Why be shy about SIMI?

The objection to the selective ban on SIMI may be valid. But Muslim religious and political leaders cannot run away from the question why never in the nearly 25-year-old history of SIMI, have they spoken out publicly against an organisation that is a declared enemy of ‘democracy, socialism, nationalism and polytheism’.

Most Muslim religious and political leaders from India have condemned the September 11 terrorist attack on the US as "un–Islamic" but there is a widely held perception among non-Muslims that the public pronouncements notwithstanding, Osama bin Laden is a "hero" for a very large number of Muslims, whether globally or in India. The near universal protest of Muslim religious and political leaders against the September 26 decision of the government of India to ban the Students Islamic Movement of India (SIMI), has, if anything, reinforced that feeling even among many secular non–Muslims.

On the face of it, this seems really unfair to India’s Muslims. For, after all, hasn’t their objection — if SIMI is banned, why not the Bajrang Dal, a Hindutva outfit all too ‘similar’ to the former in its aims, objectives and activity — also been voiced by Mulayam Singh Yadav of the Samajwadi Party, Mayawati of the Bahujan Samaj Party, communist parties and, lately, even Sharad Pawar of the Nationalist Congress Party, apart from any number of human rights groups.

But the moulvi sahibs and the siyasi netas among Muslims cannot wish away the problem.

The politicians’ objection to the ban against SIMI has largely to do with politics (both Mulayam and Mayawati have their eyes on Muslim voters in the coming UP elections, just as the BJP–led government’s selective ban on SIMI has more to do with its wanting a communal polarisation on poll eve than with SIMI’s alleged link with international terrorist outfits). Human rights groups protest has primarily to do with their objection, in principle, to the banning of any organisation so long as it does not cross constitutional bounds. Besides, there is the additional and legitimate concern over the implications of this singling out of SIMI (as against a simultaneous ban on the Bajrang Dal) for a religious minority that is already feeling battered and bruised. (See the accompanying piece by Teesta Setalvad).

The objection to the selective ban on SIMI may be valid. But Muslims religious and political leaders cannot run away from the question why never in the nearly 25–year–old history of SIMI, have they spoken out publicly against an organisation that is a declared enemy of ‘democracy, secularism, nationalism and polytheism’.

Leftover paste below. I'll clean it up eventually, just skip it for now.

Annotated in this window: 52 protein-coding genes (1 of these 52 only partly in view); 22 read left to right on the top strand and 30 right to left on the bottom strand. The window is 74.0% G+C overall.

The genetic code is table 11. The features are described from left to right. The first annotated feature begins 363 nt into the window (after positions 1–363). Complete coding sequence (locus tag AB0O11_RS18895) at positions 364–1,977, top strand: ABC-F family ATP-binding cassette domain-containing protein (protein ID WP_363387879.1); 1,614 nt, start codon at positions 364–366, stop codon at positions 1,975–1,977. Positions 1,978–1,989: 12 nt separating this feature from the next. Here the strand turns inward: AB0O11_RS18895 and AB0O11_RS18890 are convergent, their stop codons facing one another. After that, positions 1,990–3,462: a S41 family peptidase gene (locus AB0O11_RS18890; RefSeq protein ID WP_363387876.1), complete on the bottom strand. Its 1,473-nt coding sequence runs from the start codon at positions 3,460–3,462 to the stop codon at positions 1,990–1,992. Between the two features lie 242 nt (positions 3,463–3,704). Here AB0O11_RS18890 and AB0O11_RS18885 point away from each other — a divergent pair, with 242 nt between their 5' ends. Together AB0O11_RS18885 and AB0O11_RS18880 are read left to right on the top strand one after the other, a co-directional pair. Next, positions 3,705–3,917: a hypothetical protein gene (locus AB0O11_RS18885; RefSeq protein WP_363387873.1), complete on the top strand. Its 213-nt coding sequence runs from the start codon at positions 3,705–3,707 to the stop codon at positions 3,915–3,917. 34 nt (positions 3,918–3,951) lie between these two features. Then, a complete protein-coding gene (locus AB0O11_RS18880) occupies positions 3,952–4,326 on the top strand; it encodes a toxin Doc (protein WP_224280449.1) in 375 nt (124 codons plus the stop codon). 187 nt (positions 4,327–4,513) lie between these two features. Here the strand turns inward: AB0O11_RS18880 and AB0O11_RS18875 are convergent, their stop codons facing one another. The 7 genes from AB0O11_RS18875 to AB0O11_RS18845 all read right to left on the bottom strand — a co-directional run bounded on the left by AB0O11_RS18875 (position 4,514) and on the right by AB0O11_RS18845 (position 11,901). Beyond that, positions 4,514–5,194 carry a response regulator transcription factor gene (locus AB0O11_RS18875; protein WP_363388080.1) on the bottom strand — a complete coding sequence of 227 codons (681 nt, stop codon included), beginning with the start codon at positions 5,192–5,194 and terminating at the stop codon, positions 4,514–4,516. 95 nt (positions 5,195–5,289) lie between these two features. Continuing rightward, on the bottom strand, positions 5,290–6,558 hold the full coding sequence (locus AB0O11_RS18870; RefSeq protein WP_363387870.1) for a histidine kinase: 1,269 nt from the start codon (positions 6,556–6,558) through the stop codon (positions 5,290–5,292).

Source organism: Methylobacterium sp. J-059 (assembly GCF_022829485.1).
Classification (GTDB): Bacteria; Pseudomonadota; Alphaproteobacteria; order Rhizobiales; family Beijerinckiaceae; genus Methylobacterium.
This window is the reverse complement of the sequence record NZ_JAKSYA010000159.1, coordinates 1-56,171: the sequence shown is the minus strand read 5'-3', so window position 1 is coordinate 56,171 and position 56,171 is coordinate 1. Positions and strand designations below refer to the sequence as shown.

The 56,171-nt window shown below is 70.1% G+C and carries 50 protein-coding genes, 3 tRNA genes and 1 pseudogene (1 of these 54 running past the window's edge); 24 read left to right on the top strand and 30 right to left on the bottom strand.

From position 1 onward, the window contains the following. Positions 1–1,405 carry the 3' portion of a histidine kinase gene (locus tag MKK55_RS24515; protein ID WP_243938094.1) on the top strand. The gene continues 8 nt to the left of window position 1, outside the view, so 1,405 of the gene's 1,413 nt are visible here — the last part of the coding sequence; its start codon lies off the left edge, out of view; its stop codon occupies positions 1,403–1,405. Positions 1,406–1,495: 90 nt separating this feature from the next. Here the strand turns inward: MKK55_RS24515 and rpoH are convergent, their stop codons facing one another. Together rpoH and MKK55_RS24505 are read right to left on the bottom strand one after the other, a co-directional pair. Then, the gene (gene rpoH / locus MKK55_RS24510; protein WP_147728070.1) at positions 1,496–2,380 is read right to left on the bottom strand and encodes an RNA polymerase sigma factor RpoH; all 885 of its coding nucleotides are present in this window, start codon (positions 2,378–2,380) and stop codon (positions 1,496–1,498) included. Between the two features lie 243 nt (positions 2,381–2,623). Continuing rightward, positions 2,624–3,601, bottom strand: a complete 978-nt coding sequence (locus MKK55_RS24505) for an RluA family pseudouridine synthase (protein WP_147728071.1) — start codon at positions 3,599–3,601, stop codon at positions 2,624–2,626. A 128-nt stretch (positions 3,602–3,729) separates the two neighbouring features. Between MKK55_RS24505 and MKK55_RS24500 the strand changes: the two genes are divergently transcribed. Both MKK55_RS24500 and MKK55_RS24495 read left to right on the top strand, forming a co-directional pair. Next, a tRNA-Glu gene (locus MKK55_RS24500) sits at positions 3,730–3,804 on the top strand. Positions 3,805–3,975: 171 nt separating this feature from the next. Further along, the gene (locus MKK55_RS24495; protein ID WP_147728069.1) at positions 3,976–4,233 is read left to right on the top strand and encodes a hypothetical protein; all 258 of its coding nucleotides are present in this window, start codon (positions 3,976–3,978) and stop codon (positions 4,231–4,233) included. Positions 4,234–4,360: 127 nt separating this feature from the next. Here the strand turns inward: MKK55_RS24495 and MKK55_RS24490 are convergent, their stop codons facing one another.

For at least 10 years now, SIMI has been pasting stickers in large numbers in Muslim shops and homes, a thick red ‘NO’ splashed across the words, DEMOCRACY, NATIONALISM, SECULARISM, POLYTHEISM’. ‘ONLY ALLAH!’ exclaims SIMI’s punch line on the same sticker. The sticker leaves no doubt that for SIMI, any one who subscribes to the principles of democracy, secularism and nationalism, or believes in peaceful co–existence with polytheists, is not a Muslim, a follower of Islam.

You only have to visit SIMI’s website, to be greeted by the following message on its homepage: ‘Jihad our path’, Shahadat our desire.’ This is followed by the stern message for Muslims who are comfortable ‘Living under an un-Islamic order’ and a surah (Al-Nisa: 97) is quoted from the Quran: ‘Such men (read Muslims) will find their abode in Hell. What an evil refuge’.

The commentary on the above surah that follows reads: "Those people who had willingly submitted to living under an un-Islamic order would be called to account by God and would be asked: If a certain territory was under the dominance of rebels against God, so that it had become impossible to follow His Law, why did you continue to live there? Why did you not migrate to a land where it was possible to follow the law of God?"

In other words, an organisation that has had an impressive growth among India’s Muslims (see box) is teaching its youth that any idea of living in peace with Hindus and other non–Muslims in a secular–democratic India (‘un–Islamic order’) is a sure passport to Allah’s hell!

Very many Muslims in India and elsewhere will quote the saying of Prophet Mohammed that the ‘struggle against self for self-improvement’ is the highest form of jihad. But you have to be a fool to imagine that that is what jihad means for SIMI. Bear in mind that for this outfit, Osama bin Laden is "not a terrorist" and Kashmir is not an "integral part of India" and the picture is as clear as should be.

Around December 6, 2000 (the eighth anniversary of the demolition of Babri Masjid), SIMI plastered coloured posters in Muslim pockets throughout the country, praying to Allah to send another Mahmud Ghazni down to India. Whatever historians might think of Ghazni, SIMI is without any shred of doubt praying for a new destroyer of temples to be dropped over India!